FIG. 5 schematically illustrates the optional dimensions of mixer elements in accordance with the present invention, along with preferred placement of an additive injector;
FIG. 6 schematically illustrates a process in accordance with the present invention;
FIG. 7 schematically illustrates a portion of the process of FIG. 6;
FIG. 8 schematically illustrates a further portion of the process of FIG. 6;
FIG. 9 illustrates droplet size distribution obtained using static and dynamic mixers for large droplet size emulsions;
FIG. 10 illustrates droplet size distribution obtained using static and dynamic mixers for small droplet size emulsions;
FIG. 11 illustrates droplet size distribution obtained by mixing large and small droplet size emulsions in optimal proportions; and
FIG. 12 illustrates droplet size distribution obtained after incorporation of additives and water in order to fine tune the resulting emulsion properties.
The invention relates to a process for preparing hydrocarbon-in-water emulsions using a process for preparing solutions of additives and surfactants wherein heating and a static mixer are used to avoid gel formation of the additives.
The invention further relates to a process for preparing hydrocarbon-in-water emulsions using a process for preparing concentrated emulsions, and diluting and/or mixing them with other emulsions so as to create emulsions with specific geometric and rheological properties.
FIG. 1 schematically illustrates a surfactant solution preparation process wherein several additives 10, 12, 14 are to be added to a stream 16 of water. In accordance with this embodiment of the present invention, additives 10 and 14 are water soluble, and do not gel, and can therefore be added at any convenient point.
Additive 12, however, is an additive such as a surfactant which tends to gel, or have properties similar to those illustrated in FIG. 2, if mixed with water below certain temperatures, for example at ambient temperature. Stream 16 is therefore fed to a heater 18 to increase the temperature of stream 16 from ambient temperature to a temperature TC which is greater than ambient temperature, and which is preferably less than the maximum gelling temperature TG of additive 12. The heated stream 20 is then fed to a static mixer 22, through a static mixer inlet 24, to impart mixing energy to the stream. Once at least some energy has been imparted to the stream, additive 12 is then added to static mixer 22, preferably at an additive inlet 26 which is schematically illustrated in FIG. 1.
The mixing energy imparted to stream 20 within mixer 22 in accordance with the invention has advantageously been found to be sufficient to prevent gel formation of additive 12, despite the fact that the temperature of stream 20 has not been heated to a temperature above the gelling temperature TG.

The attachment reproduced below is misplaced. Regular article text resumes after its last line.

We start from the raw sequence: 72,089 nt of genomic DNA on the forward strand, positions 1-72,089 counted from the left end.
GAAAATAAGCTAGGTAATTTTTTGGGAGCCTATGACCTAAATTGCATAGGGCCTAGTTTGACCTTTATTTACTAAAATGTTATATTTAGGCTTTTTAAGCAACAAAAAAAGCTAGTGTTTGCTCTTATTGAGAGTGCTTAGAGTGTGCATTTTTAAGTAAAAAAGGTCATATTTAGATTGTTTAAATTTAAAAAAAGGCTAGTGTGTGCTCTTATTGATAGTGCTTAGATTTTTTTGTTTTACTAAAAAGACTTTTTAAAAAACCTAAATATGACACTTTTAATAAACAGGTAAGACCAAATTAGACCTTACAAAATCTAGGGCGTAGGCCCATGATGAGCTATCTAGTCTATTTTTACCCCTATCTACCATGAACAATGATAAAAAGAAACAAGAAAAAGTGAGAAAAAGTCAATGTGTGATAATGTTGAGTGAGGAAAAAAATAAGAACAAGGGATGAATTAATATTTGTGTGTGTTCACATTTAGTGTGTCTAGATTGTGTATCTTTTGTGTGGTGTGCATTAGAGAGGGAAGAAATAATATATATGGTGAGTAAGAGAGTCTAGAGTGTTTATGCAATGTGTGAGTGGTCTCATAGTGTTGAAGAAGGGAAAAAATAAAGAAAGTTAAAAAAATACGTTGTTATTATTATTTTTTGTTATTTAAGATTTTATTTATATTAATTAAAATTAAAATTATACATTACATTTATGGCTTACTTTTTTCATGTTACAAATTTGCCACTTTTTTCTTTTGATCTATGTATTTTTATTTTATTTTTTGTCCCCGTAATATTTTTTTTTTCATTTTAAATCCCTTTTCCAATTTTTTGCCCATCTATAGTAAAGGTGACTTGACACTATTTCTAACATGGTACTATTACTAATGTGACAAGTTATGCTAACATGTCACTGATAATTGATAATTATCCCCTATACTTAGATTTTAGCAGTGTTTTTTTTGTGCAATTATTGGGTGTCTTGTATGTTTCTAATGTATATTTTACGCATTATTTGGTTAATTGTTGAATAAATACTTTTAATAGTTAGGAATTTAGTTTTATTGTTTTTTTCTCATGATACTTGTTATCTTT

Stream 28 exiting static mixer 22 advantageously comprises a substantially homogeneous and gel-free mixture of water 16 and additive 12, along with any other additives 10 and the like which may have been provided as desired.
As set forth above, additives 10 and 14 are water soluble, and can be added at any point. Thus, in the embodiment illustrated in FIG. 1, additive 10 is added to stream 16 upstream of heater 18 and static mixer 22, while additive 14 is added downstream of mixer 22.
Still referring to FIG. 1, stream 28 can itself be fed, at temperature TC, to further processing steps such as an emulsion forming step or the like, particularly when such process is effective at temperature TC. This is advantageous since the heat used to form the solution can be used again in such emulsion preparation, thereby enhancing process efficiency.
For other processes, wherein lower temperatures are required, stream 28 can be fed to a cooler 30 as schematically illustrated so as to reduce the temperature to a temperature TP which is more suitable to the desired process.
Referring to FIGS. 2-4, FIG. 2 shows a typical gel temperature profile for a liquid additive having gelling tendencies, and shows the gelling temperature TG at concentrations of the additive in water. As shown, at high concentrations the additive is liquid at substantially any temperature. As should also be clear, however, if such material is merely added to water, so as to reduce concentration at a low temperature, the additive will gel and cause various problems.
One class of additives which has a gelling profile as illustrated in FIG. 2 are surfactants for use in making oil/water emulsions. For example, ethoxylated nonylphenol (NPE) has a profile as illustrated. NPE is typically provided commercially having a concentration in water of about 90% or higher, which generally corresponds to point 32 shown in FIG. 2. Another example of such a surfactant is ethoxylated alcohol (TDE). It is typical to use such surfactants at a reduced concentration, preferably of about 0.2%, which corresponds to point 34 shown on FIG. 2. In accordance with the present invention, the process provided allows for dilution from point 32 to point 34 without the need to heat in excess of temperature TG, and without the formation of gel.